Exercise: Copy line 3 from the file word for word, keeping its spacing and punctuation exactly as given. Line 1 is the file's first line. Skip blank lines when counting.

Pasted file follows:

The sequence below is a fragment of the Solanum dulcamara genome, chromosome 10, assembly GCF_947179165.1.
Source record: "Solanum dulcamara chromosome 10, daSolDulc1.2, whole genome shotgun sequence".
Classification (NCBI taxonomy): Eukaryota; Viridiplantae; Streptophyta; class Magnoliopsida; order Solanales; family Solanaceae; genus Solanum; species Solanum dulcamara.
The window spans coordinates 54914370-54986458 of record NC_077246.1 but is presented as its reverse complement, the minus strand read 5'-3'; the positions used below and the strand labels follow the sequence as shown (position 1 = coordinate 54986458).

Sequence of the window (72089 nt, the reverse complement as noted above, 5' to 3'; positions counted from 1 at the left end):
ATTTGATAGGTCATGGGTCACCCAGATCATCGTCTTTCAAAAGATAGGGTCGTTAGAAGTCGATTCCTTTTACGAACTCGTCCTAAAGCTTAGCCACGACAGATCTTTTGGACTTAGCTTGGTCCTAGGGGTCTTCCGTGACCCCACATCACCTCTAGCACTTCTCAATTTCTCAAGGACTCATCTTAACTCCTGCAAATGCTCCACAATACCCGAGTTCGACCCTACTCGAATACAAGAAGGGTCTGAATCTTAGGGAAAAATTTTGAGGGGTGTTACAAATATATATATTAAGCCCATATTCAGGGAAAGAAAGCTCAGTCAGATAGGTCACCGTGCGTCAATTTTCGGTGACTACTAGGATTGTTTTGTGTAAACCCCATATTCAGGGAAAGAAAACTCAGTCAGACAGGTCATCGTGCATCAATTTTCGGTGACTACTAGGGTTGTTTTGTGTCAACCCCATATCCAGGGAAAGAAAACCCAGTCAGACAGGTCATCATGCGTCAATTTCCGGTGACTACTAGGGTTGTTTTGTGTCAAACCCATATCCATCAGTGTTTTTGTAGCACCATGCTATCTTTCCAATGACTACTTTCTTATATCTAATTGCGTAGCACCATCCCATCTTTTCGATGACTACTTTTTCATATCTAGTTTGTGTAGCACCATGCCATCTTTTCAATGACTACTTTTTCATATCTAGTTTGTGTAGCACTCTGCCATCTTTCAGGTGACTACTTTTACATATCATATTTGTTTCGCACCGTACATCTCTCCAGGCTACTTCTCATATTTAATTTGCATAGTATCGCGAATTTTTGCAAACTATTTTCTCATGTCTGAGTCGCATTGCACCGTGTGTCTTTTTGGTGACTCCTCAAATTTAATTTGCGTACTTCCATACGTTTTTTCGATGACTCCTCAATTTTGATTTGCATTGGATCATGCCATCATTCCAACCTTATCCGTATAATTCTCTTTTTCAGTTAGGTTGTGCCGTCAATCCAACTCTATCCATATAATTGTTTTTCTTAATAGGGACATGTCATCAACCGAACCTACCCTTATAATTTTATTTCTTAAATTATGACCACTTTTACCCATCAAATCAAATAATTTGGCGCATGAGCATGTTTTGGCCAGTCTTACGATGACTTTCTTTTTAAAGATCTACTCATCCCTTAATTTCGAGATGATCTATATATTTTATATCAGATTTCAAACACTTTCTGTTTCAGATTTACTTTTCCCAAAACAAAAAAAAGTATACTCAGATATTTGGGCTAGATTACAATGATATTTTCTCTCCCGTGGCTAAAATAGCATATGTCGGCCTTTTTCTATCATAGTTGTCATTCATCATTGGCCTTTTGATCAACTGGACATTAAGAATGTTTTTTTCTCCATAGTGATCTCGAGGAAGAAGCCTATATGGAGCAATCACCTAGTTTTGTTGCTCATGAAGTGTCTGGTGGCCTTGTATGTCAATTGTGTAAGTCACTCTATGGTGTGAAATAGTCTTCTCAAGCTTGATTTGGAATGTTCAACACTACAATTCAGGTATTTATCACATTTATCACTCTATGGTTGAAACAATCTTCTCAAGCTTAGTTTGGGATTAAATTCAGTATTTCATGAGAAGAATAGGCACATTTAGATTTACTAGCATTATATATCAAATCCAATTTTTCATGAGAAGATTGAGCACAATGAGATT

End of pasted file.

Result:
Classification (NCBI taxonomy): Eukaryota; Viridiplantae; Streptophyta; class Magnoliopsida; order Solanales; family Solanaceae; genus Solanum; species Solanum dulcamara.